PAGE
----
US First Lady Melania Trump toured a primary school in Malawi on Thursday on the second leg of her solo tour of Africa as her husband poured praise on her work from back home.
A small handful of protesters held signs along roads in the capital Lilongwe, with one criticising President Trump’s reported use of offensive language to describe some African countries earlier this year.
Melania Trump, who is in Africa to promote her children’s welfare programme, described her visit to the Chipala primary school as “an amazing experience”.
“Meeting those children and understanding their different way of life is why I wanted to travel here,” she said in a short speech afterwards at the US embassy.
“I also wanted to be sure to personally thank each of you for the work that you do here at the embassy in Malawi,” she added.
Her husband tweeted: “Our country’s great First Lady, Melania, is doing really well in Africa. The people love her, and she loves them! It is a beautiful thing to see.”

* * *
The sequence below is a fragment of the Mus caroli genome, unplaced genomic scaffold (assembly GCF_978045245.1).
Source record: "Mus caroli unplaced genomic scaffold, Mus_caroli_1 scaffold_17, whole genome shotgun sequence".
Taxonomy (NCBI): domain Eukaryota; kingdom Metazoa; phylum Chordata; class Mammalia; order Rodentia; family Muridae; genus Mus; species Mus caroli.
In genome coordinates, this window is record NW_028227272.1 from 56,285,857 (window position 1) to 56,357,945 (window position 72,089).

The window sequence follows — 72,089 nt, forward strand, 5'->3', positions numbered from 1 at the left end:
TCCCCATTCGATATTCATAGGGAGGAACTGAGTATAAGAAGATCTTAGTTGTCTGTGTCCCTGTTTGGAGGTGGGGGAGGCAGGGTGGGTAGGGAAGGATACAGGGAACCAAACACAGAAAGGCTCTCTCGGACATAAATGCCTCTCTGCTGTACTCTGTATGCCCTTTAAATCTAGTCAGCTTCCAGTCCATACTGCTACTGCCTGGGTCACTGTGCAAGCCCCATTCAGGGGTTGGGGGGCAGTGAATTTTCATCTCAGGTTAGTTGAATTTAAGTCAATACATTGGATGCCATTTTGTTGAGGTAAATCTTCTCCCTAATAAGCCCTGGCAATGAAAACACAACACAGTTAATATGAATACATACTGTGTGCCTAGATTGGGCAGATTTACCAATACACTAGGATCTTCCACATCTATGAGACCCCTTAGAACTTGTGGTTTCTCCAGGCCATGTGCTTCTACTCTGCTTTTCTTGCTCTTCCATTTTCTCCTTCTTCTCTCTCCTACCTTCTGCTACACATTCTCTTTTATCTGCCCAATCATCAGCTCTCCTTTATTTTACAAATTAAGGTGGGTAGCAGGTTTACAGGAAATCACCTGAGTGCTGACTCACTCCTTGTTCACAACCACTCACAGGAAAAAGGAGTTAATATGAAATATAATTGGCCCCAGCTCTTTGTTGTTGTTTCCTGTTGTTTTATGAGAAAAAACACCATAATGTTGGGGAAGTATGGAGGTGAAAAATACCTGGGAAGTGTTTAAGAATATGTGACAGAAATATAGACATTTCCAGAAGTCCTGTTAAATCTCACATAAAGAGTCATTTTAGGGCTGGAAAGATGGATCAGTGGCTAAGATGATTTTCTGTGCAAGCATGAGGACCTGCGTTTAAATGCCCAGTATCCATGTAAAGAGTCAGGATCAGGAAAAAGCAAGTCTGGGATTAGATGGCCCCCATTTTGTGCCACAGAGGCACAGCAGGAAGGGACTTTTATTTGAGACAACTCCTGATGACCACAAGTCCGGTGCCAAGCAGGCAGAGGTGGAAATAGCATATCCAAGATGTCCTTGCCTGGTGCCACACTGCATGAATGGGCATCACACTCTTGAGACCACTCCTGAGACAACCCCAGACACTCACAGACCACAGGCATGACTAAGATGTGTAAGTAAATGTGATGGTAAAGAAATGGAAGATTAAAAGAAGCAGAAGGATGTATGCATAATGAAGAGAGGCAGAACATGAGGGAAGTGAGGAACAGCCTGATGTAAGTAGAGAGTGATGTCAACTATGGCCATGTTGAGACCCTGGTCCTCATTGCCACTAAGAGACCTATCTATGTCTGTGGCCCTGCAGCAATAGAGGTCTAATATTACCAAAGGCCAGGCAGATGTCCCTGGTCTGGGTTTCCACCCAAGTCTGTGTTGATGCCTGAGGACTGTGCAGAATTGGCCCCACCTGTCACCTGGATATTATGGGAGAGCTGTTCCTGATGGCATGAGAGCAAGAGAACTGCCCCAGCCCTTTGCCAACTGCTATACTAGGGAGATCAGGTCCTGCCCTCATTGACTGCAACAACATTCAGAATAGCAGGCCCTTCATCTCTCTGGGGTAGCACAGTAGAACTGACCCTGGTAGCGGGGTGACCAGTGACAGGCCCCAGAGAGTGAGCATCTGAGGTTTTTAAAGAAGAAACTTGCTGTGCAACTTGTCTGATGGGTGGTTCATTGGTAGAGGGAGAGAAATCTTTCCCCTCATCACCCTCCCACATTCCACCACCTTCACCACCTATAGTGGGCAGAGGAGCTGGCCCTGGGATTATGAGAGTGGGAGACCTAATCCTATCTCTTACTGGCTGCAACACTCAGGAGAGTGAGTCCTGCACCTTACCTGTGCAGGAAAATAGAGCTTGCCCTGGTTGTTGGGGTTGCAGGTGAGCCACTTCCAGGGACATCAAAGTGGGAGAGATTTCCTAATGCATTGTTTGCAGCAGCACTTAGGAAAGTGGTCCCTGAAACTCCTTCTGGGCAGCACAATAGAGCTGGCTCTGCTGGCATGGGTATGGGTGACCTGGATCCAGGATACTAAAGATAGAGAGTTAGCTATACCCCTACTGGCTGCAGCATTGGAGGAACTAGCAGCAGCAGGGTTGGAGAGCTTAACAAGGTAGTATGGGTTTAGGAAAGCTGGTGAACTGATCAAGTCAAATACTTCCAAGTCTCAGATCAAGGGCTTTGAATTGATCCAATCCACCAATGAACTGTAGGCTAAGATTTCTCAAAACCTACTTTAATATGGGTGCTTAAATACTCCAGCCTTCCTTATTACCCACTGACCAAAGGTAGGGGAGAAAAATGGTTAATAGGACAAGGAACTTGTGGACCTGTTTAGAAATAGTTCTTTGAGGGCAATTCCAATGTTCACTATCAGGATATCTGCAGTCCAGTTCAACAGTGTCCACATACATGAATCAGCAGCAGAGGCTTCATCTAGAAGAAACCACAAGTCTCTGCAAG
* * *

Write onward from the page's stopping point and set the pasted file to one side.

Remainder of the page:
Melania Trump’s visit, which started in Ghana and will continue on to Kenya and Egypt, has so far attracted varied interest levels in Africa with few crowds lining streets to see her.
“I am very proud to see the first lady,” high school student Sharon Sibo told AFP after being among a group of welcoming pupils at the airport.
“It was very exciting. I thought I wasn’t going to have a chance to see her.”
At the primary school, the first lady watched dozens of pupils sitting on the ground in the sun as a teacher taught on a blackboard on the side of a building.
Melania Trump’s visit to Africa is seen by some as an effort to mend fences after her husband’s reported comment that the continent contained “shithole” countries.
“She’s shining a light on some of the great things the US is doing in Malawi and Africa. I know she’s moved by what the United States is doing in Malawi,” US Ambassador Virginia Palmer told reporters.
Melania Trump met with Malawian First Lady Gertrude Maseko at the state house for tea before watching three traditional dance performances.
The event was to “highlight friendly US-Malawi relations” and the pair’s “shared interest in helping children and, in particular, helping girls in school”, according to the White House.
On Wednesday, she visited a former slave trading fort in Ghana after arriving in Africa from Washington on Tuesday.
The first lady later left Malawi for Kenya.